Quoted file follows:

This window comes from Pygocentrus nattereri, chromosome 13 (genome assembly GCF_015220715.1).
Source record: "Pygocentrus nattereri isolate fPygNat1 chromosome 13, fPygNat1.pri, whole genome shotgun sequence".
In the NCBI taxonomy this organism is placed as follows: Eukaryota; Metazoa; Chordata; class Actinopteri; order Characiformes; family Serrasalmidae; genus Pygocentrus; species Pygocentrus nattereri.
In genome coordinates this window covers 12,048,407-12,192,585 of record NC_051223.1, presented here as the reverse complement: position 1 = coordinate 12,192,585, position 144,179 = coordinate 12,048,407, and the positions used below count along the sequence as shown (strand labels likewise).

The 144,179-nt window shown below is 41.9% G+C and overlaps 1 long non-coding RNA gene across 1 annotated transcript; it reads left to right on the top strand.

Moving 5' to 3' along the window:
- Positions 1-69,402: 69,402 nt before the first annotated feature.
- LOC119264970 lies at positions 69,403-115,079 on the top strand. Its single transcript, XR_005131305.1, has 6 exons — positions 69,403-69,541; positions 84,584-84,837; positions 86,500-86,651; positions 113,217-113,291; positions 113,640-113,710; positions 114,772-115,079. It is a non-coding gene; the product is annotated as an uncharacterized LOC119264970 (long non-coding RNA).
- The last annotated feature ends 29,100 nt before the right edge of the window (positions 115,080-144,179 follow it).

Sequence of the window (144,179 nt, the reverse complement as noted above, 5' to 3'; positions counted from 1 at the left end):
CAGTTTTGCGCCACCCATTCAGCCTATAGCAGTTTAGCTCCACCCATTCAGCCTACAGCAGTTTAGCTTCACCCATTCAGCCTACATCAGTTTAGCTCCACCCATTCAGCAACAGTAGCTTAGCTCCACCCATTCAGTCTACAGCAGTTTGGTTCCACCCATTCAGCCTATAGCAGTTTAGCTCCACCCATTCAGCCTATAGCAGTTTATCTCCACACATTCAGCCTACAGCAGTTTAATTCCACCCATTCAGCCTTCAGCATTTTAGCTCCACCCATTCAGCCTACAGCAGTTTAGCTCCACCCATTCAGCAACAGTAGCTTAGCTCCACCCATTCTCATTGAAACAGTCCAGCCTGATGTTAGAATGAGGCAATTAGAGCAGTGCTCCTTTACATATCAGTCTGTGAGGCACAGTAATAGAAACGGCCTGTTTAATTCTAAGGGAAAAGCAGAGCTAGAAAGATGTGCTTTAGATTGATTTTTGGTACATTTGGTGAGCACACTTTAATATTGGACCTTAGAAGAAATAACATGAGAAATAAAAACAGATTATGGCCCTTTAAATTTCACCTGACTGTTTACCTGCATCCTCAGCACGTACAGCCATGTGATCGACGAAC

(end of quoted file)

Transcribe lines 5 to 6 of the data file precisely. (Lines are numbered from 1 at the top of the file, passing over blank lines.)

The 144,179-nt window shown below is 41.9% G+C and overlaps 1 long non-coding RNA gene across 1 annotated transcript; it reads left to right on the top strand.

Moving 5' to 3' along the window: